Amsterdam is to create many more smoke-free areas outside sports clubs, playgrounds, childcare facilities, council departments, schools, and welfare institutions.
Smoking is already banned inside most buildings, but the city now wants to stop people doing it outside as well. “We’ve all seen buildings where you have to fight your way through a cloud of smoke as you enter,” says welfare councillor Simone Kukenheim. “It’s unhealthy, and it sets the wrong example for children.”
The city also plans to designate parks, squares and streets as smoke-free zones, regardless of whether local people request this. In the longer term, it wants to add tram and bus stops and quaysides to the list.
Eventually, the idea is that every location in the city where smoking is not welcome will have a tile designating it as a smoke-free zone. But this is not the same as a ban, and smokers won’t be fined if they light up. “We’re hoping that people will talk to one another and smoke-free will become the new normal,” says Kukenheim, who presented as part of a policy programme entitled “Together towards a smoke-free Amsterdam”.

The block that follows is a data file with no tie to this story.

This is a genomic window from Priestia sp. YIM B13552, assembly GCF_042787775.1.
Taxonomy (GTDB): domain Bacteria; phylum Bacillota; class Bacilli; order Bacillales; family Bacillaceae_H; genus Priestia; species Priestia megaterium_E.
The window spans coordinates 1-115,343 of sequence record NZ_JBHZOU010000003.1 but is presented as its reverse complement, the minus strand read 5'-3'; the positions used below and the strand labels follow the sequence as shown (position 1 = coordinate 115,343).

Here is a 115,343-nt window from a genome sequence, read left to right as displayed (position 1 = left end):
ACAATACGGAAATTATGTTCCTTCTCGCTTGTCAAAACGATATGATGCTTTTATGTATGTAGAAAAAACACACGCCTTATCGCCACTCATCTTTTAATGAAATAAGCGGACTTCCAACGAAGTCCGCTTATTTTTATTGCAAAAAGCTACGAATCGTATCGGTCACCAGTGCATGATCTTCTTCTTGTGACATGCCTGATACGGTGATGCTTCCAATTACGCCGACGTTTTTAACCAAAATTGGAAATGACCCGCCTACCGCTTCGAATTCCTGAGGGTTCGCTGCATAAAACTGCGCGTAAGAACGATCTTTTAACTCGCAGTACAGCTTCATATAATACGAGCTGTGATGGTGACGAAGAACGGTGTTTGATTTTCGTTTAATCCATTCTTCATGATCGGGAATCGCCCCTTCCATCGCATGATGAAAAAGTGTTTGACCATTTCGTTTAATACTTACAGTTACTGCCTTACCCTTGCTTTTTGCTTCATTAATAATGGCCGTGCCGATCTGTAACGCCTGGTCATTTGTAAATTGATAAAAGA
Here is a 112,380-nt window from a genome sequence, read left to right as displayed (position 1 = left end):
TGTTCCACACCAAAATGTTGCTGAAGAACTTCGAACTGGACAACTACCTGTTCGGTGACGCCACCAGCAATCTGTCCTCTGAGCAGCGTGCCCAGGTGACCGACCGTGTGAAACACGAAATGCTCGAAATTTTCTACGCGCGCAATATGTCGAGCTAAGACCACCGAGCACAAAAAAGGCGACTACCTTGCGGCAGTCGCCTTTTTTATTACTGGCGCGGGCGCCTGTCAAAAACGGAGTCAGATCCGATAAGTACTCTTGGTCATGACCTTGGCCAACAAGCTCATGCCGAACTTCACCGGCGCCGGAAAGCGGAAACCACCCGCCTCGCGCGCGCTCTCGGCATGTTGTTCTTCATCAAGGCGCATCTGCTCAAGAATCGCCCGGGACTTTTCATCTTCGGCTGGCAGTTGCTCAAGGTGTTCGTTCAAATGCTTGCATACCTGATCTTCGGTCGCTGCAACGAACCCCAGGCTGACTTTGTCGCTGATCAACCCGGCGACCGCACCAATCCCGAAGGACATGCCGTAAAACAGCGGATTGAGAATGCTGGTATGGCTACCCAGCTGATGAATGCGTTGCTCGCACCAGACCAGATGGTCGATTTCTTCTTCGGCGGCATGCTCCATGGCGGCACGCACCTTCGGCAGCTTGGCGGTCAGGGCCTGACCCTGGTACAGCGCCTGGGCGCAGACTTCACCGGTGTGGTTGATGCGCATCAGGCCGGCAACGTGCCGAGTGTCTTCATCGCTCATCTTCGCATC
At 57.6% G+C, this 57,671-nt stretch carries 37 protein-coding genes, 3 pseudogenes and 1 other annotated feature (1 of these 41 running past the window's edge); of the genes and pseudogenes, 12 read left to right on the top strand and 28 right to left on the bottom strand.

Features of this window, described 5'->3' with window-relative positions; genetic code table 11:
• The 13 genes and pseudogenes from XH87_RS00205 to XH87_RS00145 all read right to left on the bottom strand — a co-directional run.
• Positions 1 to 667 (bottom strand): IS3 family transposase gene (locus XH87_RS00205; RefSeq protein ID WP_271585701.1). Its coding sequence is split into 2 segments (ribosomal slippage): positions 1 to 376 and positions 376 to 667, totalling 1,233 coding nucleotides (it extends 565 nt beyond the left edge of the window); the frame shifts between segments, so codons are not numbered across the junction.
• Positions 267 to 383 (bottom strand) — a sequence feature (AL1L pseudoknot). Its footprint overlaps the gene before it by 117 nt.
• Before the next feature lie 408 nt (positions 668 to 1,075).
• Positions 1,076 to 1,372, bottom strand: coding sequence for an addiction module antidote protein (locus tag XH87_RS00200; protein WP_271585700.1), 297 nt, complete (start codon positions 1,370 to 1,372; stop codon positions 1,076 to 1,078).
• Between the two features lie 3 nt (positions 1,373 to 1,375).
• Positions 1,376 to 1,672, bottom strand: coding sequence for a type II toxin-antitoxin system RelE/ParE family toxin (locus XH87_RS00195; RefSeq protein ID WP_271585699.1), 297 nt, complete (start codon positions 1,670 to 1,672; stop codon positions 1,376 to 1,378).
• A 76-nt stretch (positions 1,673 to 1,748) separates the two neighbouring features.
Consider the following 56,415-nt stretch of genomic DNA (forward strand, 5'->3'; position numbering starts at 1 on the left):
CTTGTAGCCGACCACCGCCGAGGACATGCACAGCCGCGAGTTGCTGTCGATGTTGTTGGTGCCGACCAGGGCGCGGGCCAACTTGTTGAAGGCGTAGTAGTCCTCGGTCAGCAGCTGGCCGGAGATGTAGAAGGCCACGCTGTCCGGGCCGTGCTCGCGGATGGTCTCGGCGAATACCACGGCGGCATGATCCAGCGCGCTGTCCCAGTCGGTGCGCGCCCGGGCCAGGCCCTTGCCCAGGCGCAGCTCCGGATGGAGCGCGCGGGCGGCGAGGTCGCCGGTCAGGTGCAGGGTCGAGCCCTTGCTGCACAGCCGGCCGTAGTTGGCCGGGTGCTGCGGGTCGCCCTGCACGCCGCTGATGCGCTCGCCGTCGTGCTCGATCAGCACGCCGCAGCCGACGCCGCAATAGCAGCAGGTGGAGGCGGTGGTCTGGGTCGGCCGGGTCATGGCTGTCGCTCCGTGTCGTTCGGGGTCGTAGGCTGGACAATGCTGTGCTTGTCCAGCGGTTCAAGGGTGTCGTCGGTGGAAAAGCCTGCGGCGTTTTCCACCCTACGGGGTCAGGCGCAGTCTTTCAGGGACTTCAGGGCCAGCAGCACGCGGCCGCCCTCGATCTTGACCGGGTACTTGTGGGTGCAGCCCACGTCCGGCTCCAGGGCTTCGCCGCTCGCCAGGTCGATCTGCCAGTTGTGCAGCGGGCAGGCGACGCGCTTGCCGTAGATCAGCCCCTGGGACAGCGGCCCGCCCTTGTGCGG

The programme’s purpose is threefold: to dissuade youngsters from taking up smoking, to encourage Amsterdammers to give up, and to create a smoke- and tobacco-free environment. “A lot has happened already, but it’s time for the next step,” Kukenheim says. She points out says the city could impose bans in specific places, for example under planning regulations, but that’s not the idea at this stage. “It’s not something we want to get into. There are lots of things you could potentially enforce in Amsterdam, but the question is what you want to achieve.”
Kukenheim says experience has shown that it works better if local people help the area to stay smoke free. “We could tell people not to smoke at the entrance to a particular school, but if you don’t have buy-in within the school, the parents haven’t been informed and the concierge isn’t aware, there’s no point.”
The intention is that organisations themselves talk to visitors, students, and patients. If that doesn’t work, Kukenheim says, the city will not hesitate to impose bans.
She says the package of measures forming part of the new policy programme is the next step towards a smoke-free Amsterdam. The city wants to ensure that no young people or pregnant women are smoking in 2030, and that fewer than five percent of Amsterdammers indulge in the habit by 2040. The current figure is 27 percent, but there are big differences between districts. In Zuidoost it’s 23 percent, while in Nieuw-West it’s 33 percent. The national average is 23 percent.
People with low to medium levels of education are more likely to smoke, and the city plans to make an extra effort to help them stop. Ashtrays will be removed from all parent and child welfare offices in the city, and “Smoke-Free Generation” signs displayed. All playgrounds will be smoke free by 2025.